102 I. 3
Being and Time

Even if we join them together, we still do not get anything like the 'world' as their sum. If, then, we start with the Being of these entities, is there any avenue that will lead us to exhibiting the phenomenon of the world?1


¶ 16. How the Worldly Character of the Environment Announces itself in Entities Within-the-world1

The world itself is not an entity within-the-world; and yet it is so determinative for such entities that only in so far as 'there is' a world can they be encountered and show themselves, in their Being, as entities which have been discovered. But in what way 'is there' a world? If Dasein is ontically constituted by Being-in-the-World, and if an understanding of the Being of its Self belongs just as essentially to its Being, no matter how indefinite that understanding may be, then does not Dasein have an understanding of the world—a pre-ontological understanding, which indeed can and does get along without explicit ontological insights? With those entities which are encountered within-the-world-that is to say, with their character as within-the-world-does not something like the world show itself for concernful Being-in-the-world? Do we not have a pre-phenomenological glimpse of this phenomenon? Do we not always have such a glimpse of it, without having to take it as a theme for ontological Interpretation? Has Dasein itself, in the range of its concernful absorption in equipment ready-to-hand, a possibility of Being in which the worldhood of those entities within-the-world with which it is concerned is, in a certain way, lit up for it, along with those entities themselves?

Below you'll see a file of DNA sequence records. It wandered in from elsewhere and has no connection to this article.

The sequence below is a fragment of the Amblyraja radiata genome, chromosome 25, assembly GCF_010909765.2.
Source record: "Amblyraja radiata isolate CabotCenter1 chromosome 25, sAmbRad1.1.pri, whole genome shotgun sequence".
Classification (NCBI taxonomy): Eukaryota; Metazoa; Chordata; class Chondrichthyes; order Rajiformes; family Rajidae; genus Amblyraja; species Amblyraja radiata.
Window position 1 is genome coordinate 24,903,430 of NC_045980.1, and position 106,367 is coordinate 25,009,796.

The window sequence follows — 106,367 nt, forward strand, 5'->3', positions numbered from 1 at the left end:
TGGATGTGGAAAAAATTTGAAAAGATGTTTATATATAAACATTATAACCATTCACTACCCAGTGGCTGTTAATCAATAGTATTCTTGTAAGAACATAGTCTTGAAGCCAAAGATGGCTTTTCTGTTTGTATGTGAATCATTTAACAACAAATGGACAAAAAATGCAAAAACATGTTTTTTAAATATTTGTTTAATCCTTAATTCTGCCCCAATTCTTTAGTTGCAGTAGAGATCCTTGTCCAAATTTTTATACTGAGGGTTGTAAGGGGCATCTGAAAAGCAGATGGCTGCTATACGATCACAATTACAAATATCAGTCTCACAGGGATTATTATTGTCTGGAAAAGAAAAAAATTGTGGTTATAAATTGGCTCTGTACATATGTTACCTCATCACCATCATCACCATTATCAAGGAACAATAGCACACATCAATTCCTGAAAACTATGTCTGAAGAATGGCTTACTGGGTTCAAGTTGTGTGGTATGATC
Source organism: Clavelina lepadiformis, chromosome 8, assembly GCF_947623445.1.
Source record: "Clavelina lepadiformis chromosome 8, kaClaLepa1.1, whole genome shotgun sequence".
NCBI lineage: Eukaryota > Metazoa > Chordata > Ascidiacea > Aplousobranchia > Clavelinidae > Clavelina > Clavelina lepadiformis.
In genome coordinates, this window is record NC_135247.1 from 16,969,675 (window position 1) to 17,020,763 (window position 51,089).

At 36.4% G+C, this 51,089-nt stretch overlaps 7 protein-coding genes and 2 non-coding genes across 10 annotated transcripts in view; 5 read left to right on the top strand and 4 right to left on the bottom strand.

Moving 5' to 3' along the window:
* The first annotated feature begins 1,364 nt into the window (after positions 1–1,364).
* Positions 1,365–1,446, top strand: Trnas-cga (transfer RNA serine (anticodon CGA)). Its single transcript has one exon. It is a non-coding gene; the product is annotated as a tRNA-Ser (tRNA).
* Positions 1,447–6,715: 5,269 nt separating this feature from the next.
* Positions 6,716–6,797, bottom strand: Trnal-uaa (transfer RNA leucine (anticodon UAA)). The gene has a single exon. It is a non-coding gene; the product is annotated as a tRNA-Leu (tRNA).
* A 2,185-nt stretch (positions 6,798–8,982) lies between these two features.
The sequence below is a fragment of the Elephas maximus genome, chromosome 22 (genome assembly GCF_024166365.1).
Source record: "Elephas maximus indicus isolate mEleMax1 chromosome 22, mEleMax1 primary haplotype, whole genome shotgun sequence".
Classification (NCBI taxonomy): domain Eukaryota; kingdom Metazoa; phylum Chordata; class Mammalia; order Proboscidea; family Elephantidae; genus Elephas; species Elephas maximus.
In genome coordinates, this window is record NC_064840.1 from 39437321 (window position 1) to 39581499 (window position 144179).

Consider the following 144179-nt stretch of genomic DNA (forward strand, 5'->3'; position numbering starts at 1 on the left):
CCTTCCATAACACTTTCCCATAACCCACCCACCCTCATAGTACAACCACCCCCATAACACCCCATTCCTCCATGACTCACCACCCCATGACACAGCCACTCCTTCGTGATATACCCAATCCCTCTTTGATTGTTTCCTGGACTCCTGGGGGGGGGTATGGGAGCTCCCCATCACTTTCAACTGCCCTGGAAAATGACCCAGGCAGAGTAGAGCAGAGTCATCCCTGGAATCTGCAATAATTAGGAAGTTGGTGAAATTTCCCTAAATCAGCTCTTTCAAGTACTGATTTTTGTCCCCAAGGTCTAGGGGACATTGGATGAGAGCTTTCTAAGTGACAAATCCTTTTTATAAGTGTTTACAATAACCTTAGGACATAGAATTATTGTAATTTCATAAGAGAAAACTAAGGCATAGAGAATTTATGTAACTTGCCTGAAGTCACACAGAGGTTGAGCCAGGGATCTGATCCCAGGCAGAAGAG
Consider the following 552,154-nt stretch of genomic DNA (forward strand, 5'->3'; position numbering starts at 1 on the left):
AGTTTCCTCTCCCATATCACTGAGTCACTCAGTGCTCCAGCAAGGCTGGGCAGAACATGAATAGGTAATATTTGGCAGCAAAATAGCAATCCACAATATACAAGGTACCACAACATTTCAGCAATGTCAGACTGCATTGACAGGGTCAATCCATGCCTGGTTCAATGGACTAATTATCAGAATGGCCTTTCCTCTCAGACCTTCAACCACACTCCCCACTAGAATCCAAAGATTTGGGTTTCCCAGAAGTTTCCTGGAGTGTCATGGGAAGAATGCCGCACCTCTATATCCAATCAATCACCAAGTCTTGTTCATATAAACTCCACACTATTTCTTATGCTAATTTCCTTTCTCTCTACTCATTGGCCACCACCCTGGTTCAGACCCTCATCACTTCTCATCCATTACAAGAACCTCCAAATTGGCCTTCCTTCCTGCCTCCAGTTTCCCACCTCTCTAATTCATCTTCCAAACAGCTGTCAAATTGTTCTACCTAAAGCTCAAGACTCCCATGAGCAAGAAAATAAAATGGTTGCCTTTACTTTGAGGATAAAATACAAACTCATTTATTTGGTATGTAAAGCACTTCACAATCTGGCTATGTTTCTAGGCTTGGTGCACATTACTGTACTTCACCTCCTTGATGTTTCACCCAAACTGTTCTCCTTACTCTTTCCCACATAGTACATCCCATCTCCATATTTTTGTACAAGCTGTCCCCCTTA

If such possibilities of Being for Dasein can be exhibited within its concernful dealings, then the way lies open for studying the phenomenon which is thus lit up, and for attempting to 'hold it at bay', as it were, and to interrogate it as to those structures which show themselves therein.

[73] To the everydayness of Being-in-the-world there belong certain modes of concern. These permit the entities with which we concern ourselves to be encountered in such a way that the worldly character of what is within-the-world comes to the fore. When we concern ourselves with something, the entities which are most closely ready-to-hand may be met as something unusable, not properly adapted for the use we have decided upon. The tool turns out to be damaged, or the material unsuitable. In each of these cases equipment is here, ready-to-hand. We discover its unusability, however, not by looking at it and establishing its properties, but rather by the circumspection of the dealings in which we use it. When its unusability is thus discovered, equipment becomes conspicuous. This conspicuousness presents the ready-to-hand equipment as in a certain un-readiness-to-hand.


1 ''Die am innerweltlich Seienden sich meldende Weltmässigkeit der Umwelt.'


Being and Time (M&R) by Martin Heidegger